Self-Driving Cars & St. Louis Car Accidents

Many people are still suspicious of the life-saving potential that self-driving cars have, pointing to the fatalities that involve this type of vehicle.

Whether it is because of distracted driving, driving under the influence, road rage, substance abuse, drowsy driving, speeding or simply a bad decision at the wrong moment, most serious car accidents are caused by a human error. According to an NHTSA study, up to 94% of crashes are caused by drivers, the rest of them being attributed to the vehicles, environment or other conditions.

These statistics sparkle an exciting debate, especially now that self-driving cars are being tested in real life conditions and driving along regular vehicles. If we are to expect a future with more autonomous cars, could that mean that the statistics will change very soon?

Many people are still suspicious of the life-saving potential that self-driving cars have, pointing to the fatalities that involve this type of vehicle. However, even when autonomous cars do crash, as it turns out, human error is often to blame. Human operators are yet to pass the full responsibilities to their machines, and self-driving car manufacturers always recommend taking over in case of a critical situation

One of the most recent accidents and perhaps the most famous one yet is the Tesla crash. The car was driving in fully autonomous mode, killing its driver on the scene. Self-driven cars are not equipped to avoid any scenario fully, and the board computer instructs the human operator to take over when the road conditions are too unpredictable. Also, as a means of precaution, the driver should keep his hands on the steering wheel and observe the road, even when the car is fully autonomous.

However, the investigation showed that the driver did not hold the wheel and ignored the board computer warnings that instructed him to take over. Simply put, even this accident is a consequence of human error.

Tesla’s Safety Issues

The issue of safety and self-driving cars is not new. Governments around the world are struggling to keep up and establish legal frameworks that would uphold safety standards.

Back in April 2018, Tesla was removed from the official investigation into the Autopilot fatal crash in Mountain View, California, for violating its legal agreement with the NTSB by publicly commenting on the ongoing investigation. Tesla said it voluntarily left the investigation, but the NTSB released an official statement denying this fact.

The company has faced its fair share of public scrutiny as a result of the crash, which has prompted Tesla to make different comments about the Autopilot and its functions. According to the Society of Automotive Engineers automation 6-level framework, the Autopilot fits into the level 2 category. The system can manage speed and steering under some conditions, but still requires drivers to be attentive and take control.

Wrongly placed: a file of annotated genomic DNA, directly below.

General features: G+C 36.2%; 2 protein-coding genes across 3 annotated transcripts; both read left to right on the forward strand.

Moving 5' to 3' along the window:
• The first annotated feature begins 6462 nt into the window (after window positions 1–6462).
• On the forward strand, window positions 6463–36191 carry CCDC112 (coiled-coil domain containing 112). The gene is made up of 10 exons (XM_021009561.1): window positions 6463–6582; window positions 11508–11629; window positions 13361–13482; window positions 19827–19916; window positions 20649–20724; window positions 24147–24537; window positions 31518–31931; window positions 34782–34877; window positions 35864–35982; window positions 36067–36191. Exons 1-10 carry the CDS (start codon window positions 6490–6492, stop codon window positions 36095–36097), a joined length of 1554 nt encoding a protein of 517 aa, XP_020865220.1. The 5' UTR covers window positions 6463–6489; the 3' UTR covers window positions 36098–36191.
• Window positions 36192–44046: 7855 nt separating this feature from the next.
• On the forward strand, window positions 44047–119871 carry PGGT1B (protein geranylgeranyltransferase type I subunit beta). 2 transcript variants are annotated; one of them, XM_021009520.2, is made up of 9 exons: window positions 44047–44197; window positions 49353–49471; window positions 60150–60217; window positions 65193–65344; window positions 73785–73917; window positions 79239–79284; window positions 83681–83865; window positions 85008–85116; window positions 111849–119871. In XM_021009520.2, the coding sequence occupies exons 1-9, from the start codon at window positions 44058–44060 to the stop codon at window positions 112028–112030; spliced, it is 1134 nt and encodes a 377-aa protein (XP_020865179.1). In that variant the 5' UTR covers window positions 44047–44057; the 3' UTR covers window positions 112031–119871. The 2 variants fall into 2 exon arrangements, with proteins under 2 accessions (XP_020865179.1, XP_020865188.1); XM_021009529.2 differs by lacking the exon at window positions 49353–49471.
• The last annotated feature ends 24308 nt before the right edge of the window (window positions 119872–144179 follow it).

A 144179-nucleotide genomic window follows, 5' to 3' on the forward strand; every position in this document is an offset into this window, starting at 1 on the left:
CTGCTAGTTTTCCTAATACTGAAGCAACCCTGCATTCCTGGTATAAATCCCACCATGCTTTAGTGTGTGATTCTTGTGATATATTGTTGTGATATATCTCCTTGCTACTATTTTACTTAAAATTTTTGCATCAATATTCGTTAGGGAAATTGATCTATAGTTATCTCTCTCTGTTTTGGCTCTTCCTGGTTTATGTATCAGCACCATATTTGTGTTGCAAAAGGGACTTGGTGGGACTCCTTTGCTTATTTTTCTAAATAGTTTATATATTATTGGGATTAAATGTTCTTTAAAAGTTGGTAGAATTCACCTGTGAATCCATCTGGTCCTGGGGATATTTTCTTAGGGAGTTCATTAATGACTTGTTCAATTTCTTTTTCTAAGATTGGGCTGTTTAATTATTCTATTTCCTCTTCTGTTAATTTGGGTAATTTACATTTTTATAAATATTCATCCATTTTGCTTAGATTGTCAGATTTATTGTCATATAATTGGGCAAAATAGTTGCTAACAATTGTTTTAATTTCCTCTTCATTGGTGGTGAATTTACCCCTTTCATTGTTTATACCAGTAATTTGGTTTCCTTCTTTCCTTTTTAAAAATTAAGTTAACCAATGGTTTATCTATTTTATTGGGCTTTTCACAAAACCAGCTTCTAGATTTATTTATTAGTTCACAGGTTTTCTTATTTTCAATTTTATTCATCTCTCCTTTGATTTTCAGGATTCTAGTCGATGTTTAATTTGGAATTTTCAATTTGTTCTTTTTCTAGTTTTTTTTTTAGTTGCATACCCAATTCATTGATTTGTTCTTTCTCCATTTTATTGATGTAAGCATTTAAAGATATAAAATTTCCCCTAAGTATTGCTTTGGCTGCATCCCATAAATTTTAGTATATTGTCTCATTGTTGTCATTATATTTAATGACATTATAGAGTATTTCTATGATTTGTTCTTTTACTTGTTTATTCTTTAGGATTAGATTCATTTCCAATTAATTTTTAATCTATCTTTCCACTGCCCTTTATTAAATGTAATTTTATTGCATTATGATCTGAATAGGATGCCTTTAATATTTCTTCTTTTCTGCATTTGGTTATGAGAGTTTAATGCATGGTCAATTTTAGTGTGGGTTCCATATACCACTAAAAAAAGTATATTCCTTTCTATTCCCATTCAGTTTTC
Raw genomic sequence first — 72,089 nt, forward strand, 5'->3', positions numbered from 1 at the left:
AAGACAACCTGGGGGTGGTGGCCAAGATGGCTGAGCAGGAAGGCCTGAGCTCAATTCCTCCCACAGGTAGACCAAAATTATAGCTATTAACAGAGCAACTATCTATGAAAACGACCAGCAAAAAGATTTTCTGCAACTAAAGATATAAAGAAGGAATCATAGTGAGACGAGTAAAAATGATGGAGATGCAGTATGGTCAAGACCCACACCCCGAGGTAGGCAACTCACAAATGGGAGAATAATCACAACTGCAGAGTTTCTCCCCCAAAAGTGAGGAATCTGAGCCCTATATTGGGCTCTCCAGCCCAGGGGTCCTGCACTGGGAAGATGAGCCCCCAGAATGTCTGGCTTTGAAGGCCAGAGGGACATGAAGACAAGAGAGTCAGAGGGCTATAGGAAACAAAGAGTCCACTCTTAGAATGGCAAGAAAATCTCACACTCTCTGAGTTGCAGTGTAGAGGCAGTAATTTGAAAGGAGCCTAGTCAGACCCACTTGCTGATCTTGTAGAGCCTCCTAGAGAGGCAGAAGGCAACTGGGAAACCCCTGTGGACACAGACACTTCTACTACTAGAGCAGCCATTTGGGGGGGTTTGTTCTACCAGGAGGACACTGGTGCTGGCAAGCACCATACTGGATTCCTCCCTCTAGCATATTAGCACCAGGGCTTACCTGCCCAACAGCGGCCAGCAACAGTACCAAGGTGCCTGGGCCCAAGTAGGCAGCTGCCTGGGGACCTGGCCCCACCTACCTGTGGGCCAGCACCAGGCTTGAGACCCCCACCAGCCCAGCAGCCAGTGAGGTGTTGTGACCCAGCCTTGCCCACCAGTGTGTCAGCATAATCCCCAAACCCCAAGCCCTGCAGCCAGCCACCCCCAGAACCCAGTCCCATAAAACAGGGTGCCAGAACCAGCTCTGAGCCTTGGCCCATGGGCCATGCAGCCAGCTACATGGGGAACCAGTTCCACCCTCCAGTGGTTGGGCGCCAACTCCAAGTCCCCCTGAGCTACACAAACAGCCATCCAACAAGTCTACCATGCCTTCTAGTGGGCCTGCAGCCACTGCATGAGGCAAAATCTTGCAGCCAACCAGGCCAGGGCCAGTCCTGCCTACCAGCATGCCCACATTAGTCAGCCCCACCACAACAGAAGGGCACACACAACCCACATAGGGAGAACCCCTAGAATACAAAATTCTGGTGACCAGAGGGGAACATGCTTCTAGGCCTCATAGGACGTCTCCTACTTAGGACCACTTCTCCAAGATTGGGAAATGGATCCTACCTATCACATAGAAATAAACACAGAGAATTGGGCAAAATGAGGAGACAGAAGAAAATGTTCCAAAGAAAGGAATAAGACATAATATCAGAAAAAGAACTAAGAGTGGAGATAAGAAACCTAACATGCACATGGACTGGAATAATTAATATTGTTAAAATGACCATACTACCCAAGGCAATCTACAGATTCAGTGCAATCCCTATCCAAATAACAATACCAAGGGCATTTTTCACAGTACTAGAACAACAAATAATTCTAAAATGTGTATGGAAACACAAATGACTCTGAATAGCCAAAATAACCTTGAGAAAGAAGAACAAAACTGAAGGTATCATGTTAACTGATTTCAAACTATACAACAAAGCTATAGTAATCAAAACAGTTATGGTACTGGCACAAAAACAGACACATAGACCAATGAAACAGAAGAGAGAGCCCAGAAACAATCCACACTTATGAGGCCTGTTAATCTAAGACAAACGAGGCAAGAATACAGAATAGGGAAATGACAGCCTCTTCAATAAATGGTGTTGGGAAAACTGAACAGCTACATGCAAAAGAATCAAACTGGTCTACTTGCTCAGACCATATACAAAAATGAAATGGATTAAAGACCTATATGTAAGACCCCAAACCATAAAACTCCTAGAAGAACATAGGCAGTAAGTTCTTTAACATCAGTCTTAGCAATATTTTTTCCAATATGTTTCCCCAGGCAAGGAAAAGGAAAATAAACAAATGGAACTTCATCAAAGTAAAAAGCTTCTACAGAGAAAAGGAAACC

Autopilot functions also fit this description, as it alerts drivers whenever they take their hands off the steering wheel. In response to the crash, Tesla reinforced this fact and said many times that their system depends on the driver who is responsible for everyone’s safety, including his own. However, if you look at their advertisements, the Autopilot seems to perform higher than a level 2 automation, leaving many people wondering which side of the story is true.

Still, it’s very likely that even if the current level of Autopilot does not allow for a fully automated driving experience, Tesla and other companies are currently at work to make that happen. If it does, it will most likely create a very problematic task at the legislative end.

The Grey Area of Rising Technologies

We’re living exciting times as technology is taking over and making our lives more comfortable than ever before in many ways. At the same time, this also requires new regulations and laws. It will likely be a while until there will be only autonomous cars on the road. Until then, the rules we have now can’t cover all the situations involving self-driving cars.

In the rare cases when technology fails, who would be liable for the damage: the car manufacturer or the software creator? It is still unclear how to approach such a change of paradigm.

Many people are wondering if autonomous cars can detect the nuances in situations involving humans. For instance, will a self-driving vehicle be able to observe a pedestrian who is absorbed by their cell phone, or a child who is not aware of their surroundings?

These questions will likely dominate the new era of the autonomous car and shape the future of road safety and driving experience.

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